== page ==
A(nother) Proto-feast for the Protomartyr
In the early fifth century, the church of Jerusalem commemorated St. Stephen the Protomartyr on 26/27 December and 7 January. The presence of multiple celebrations for a single saint within the same two-week period, is remarkable. Unfortunately, few attempts have been made to explore the origins of these ostensibly redundant celebrations. Still less has been done to understand the relationship between these feasts in the eyes of the local Jerusalem community. This presentation will locate the origin of these celebrations in the city’s lingering insecurities following the Aelia period (135–313 CE), and its desire to develop a local cult of martyrs parallel to those long since in place in other cities (e.g., Rome).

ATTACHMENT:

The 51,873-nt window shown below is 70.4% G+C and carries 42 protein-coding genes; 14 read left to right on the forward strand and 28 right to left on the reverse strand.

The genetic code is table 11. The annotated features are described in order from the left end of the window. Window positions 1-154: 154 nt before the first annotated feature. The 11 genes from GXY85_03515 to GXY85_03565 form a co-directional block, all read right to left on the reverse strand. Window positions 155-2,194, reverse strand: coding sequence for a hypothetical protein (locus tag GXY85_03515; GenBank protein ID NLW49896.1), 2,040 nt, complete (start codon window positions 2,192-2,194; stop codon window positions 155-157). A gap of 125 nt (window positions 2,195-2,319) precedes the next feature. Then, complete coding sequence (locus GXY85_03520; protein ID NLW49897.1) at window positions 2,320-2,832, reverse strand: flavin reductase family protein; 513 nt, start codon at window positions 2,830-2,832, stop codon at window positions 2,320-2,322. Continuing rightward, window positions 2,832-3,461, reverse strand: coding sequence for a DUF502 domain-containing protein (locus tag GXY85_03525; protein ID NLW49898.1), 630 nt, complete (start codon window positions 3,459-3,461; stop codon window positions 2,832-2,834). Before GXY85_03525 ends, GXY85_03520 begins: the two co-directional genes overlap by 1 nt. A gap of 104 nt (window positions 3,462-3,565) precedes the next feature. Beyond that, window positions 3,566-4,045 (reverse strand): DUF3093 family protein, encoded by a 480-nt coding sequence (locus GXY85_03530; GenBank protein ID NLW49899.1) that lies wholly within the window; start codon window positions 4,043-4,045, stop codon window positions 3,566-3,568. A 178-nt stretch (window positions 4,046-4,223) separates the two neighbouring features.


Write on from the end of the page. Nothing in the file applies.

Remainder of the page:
Hugo Mendez completed his Ph.D. at the University of Georgia, exploring the poetry of the infancy hymns of the gospel of Luke. In his fellowship year at Yale, he will complete a monograph piecing through literary, liturgical, and material evidences of the cult of Stephen from the first through sixth centuries. Strikingly, no reference to Stephen appears outside the book of Acts until c. 180 CE, and only a handful of references to the martyr appear in Christian texts of the late second and third centuries. However, as Mendez has noted in a recent article in Vigiliae Christianae, the cult, and especially the 26 December feast, of Stephen was extraordinarily popular in the fourth and fifth centuries. His project at Yale, then, explores two crucial questions: (1) why did Stephen receive so little attention prior to the fourth century, and (2) how and why did the cult of Stephen surge to popularity after the Constantinian settlement? The book gives additional attention to the the place of Stephen in anti-Jewish rhetoric through late antiquity.